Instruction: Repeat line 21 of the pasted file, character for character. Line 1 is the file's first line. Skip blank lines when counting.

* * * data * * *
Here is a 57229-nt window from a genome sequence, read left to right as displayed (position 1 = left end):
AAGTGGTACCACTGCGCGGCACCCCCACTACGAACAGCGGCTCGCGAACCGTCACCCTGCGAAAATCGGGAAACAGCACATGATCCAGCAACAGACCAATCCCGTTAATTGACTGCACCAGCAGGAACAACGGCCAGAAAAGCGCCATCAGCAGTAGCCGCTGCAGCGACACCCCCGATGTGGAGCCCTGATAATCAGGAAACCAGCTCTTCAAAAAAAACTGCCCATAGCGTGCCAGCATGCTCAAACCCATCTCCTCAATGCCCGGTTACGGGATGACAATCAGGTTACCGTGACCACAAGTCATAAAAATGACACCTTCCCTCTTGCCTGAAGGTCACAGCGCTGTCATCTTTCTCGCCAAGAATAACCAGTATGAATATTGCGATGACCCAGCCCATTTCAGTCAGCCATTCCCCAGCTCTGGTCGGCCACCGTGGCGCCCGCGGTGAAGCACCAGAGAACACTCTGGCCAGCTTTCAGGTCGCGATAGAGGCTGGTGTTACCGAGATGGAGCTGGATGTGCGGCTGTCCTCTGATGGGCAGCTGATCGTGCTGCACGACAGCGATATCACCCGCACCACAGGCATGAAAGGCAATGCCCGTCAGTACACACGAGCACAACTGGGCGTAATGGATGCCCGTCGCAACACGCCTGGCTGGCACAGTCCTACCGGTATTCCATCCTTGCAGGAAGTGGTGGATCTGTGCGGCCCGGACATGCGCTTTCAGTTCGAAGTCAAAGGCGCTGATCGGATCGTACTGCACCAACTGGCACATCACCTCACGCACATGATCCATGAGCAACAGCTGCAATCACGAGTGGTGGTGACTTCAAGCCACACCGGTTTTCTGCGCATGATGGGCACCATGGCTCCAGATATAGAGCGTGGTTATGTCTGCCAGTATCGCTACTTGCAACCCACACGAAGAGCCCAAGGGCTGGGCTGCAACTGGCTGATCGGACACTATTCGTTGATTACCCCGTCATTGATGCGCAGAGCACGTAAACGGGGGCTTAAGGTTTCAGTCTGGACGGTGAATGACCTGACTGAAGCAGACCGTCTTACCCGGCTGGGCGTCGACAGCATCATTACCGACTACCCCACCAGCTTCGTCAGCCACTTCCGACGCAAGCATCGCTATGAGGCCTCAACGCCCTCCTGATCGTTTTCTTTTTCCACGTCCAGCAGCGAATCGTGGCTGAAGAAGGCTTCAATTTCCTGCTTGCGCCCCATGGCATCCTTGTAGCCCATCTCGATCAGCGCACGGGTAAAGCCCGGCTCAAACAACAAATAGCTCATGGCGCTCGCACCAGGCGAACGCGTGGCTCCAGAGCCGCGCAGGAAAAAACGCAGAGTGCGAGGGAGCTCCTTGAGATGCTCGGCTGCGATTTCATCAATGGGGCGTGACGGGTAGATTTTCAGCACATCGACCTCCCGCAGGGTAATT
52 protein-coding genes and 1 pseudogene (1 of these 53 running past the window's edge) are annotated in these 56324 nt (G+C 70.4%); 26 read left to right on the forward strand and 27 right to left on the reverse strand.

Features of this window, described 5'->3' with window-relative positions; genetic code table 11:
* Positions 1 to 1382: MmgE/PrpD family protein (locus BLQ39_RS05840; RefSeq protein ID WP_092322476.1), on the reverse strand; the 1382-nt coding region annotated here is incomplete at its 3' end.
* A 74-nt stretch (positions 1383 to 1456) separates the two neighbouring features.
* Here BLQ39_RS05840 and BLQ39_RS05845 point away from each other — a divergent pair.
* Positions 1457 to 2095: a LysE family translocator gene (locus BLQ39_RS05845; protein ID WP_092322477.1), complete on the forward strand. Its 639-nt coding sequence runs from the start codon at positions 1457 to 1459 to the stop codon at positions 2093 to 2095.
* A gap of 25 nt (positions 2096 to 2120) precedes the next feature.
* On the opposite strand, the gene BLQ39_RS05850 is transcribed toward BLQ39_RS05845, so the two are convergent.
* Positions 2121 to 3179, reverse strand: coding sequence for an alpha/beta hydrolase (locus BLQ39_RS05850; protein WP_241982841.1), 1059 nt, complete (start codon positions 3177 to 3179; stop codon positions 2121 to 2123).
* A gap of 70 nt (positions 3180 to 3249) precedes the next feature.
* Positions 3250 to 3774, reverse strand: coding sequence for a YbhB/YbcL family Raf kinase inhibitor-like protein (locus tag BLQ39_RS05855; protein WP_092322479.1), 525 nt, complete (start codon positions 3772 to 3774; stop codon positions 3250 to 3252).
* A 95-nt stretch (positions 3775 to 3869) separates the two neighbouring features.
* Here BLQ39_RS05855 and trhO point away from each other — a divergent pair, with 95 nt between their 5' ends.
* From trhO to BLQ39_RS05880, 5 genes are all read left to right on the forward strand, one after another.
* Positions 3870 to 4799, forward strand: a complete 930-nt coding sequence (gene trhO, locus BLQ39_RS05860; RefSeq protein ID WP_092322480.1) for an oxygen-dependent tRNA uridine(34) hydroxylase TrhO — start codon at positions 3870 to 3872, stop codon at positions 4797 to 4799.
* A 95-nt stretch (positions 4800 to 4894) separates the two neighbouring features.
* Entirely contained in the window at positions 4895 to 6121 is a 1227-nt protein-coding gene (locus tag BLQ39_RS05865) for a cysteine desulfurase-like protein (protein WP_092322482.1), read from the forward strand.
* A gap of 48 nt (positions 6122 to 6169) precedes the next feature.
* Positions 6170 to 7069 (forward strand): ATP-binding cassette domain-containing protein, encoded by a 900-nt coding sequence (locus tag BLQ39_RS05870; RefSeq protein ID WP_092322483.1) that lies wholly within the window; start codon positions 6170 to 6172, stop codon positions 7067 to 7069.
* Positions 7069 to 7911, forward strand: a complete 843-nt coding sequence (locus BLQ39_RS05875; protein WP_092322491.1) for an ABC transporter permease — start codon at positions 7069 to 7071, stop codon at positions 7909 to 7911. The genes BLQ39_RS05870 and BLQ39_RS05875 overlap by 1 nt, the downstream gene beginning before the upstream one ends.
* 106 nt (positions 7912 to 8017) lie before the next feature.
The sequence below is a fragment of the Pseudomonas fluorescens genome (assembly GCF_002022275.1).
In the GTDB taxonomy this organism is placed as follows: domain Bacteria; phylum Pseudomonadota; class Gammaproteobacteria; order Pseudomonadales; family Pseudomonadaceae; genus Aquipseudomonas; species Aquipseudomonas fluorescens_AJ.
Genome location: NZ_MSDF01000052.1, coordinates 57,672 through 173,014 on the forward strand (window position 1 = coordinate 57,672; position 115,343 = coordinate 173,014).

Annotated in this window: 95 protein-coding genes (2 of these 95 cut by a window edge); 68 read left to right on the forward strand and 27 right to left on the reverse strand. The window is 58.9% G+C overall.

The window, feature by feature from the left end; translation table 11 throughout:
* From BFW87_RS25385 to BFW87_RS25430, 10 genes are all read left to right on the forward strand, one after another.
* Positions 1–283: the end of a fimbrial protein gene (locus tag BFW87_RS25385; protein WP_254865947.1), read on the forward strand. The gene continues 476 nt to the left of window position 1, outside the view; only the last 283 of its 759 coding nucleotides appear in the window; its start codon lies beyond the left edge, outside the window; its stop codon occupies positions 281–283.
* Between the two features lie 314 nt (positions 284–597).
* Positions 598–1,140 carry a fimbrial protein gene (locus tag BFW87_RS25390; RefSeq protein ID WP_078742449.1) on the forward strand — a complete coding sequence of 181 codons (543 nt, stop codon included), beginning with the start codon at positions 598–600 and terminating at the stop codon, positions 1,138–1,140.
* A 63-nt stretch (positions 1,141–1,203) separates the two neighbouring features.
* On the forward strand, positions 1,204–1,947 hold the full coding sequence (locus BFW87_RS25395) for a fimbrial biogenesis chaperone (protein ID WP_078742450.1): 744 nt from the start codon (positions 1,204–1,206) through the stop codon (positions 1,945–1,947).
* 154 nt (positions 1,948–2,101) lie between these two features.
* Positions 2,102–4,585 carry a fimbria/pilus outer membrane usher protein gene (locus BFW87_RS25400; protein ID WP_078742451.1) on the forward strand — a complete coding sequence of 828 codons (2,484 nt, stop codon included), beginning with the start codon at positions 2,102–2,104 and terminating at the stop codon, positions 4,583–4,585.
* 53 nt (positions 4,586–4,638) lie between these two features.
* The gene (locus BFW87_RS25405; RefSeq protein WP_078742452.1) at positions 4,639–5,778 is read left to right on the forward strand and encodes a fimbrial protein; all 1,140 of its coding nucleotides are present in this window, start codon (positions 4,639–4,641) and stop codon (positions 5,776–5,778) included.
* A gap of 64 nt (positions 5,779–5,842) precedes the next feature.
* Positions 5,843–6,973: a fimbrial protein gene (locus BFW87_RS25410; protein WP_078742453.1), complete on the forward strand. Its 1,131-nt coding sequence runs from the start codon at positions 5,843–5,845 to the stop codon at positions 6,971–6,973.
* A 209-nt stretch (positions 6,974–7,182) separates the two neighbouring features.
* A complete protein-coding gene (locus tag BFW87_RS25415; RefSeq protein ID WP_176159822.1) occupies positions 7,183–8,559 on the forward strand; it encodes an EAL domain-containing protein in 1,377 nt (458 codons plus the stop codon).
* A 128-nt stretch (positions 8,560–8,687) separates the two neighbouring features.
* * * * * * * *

* Positions 6170 to 7069 (forward strand): ATP-binding cassette domain-containing protein, encoded by a 900-nt coding sequence (locus tag BLQ39_RS05870; RefSeq protein ID WP_092322483.1) that lies wholly within the window; start codon positions 6170 to 6172, stop codon positions 7067 to 7069.